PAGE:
Women’s basketball will look to build on last weekend's thrilling games with road contests against Yale on Friday and Brown on Saturday.
Columbia (11-6, 1-3 Ivy) played its longest game in program history last Friday, defeating Dartmouth 91-88 in quadruple overtime in Hanover. The Lions followed up that marathon performance with a hard-fought 70-68 loss against league-leading Harvard the next day in a game that was tied at 68 with under 30 seconds remaining.
As has been the case so often this season, junior forward Camille Zimmerman led the way for the Lions. The Tempe, Arizona native put up a career-high 37 points and 19 rebounds in 58 minutes against Dartmouth and showed no signs of fatigue against Harvard, posting 22 points and eight rebounds.
The rest of the Ivy League took notice, naming Zimmerman the Ivy League Player of the Week for the fifth time this season on Monday. However, last weekend’s games featured steady contributions from numerous other players, including senior forwards Tori Oliver and Devon Roeper, demonstrating a more balanced offense.
“Everybody’s more aggressive [on offense],” head coach Megan Griffith, CC ’07, said. “I think they’re understanding and reading the offense better than they have been, which is the goal of the season—to peak at the right times.”
That aggression will be crucial against Brown (11-6, 2-2 Ivy) and Yale (10-7, 1-3 Ivy), two squads that have shown the ability to light up the scoreboard this season.
Brown, in particular, possesses arguably the most balanced and explosive offense in the Ivy League. The Bears lead the charts with an average of 73.1 points per game, nearly five more than Harvard’s second-best total of 68.3, and feature three of the conference’s top five scorers.
Those players—Justine Gaziano, Taylor Will, and Shayna Mehta—rank second, fourth, and fifth in the Ancient Eight, respectively. Factoring in the matchup with Cornell and third-ranked Ivy scorer Nia Marshall, the Lions will have faced four of the league’s top five scorers to open the season—Zimmerman is the fifth, maintaining her top spot with an average of 21.6 points per game.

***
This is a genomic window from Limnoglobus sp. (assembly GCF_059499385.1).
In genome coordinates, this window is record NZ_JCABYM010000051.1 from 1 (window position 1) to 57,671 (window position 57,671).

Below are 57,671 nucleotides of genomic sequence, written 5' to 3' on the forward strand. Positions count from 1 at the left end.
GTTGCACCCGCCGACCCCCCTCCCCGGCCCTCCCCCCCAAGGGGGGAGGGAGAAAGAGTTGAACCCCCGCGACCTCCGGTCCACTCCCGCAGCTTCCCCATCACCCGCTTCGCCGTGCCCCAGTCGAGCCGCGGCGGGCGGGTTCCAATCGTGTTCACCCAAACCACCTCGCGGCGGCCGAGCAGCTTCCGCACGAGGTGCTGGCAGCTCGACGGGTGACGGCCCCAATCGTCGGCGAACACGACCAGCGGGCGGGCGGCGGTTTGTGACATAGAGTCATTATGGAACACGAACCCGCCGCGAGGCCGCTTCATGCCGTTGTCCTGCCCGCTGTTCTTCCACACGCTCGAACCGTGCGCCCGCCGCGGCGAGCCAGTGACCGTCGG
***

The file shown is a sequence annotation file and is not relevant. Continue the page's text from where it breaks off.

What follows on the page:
Friday’s opponent, Yale, doesn’t appear to boast Brown’s firepower on paper. The Bulldogs got off to a slower start, dropping their first three Ivy games, and rank seventh in the Ancient Eight with just 63.5 points per game. However, the last two contests—both against Brown—tell a different story.
Yale dropped a tight first matchup 76-73 on Jan. 20 in Providence. However, one week later the script flipped, as the Bulldogs cruised to a 73-51 victory on their home court. Brown’s 51 points marked a season low, with Yale providing something of a blueprint on how to contain the Bears.
According to Griffith, both Brown and Yale thrive in transition, with the Bulldogs’ ability to slow the Bears in the open court providing the key to their most recent victory.
“Both teams can get up and down and score and put a lot of points on the board,” Griffith said. “The biggest thing … is going to be, defensively, being really sound.”
Roeper is likely to play a key role in the Lions’ defensive effort this weekend after two impressive games. Filling in for injured sophomore forward Josie Little—who, according to Griffith, remains out for this weekend—Roeper put up 18 points and 11 rebounds against Dartmouth and 15 and nine against Harvard.
“Consistency has been big, and Devon’s been more consistent in practice,” Griffith said. “Devon was solid this weekend—I was really proud of her effort.”
As Columbia approaches the halfway mark of the Ivy season, such consistency—both from Roeper and the team as a whole—will be essential for the Lions’ efforts toward reaching the first-ever Ivy League tournament.
Tipoff in New Haven is scheduled for 6 p.m. on Friday, and Saturday’s contest in Providence will begin at 4 p.m.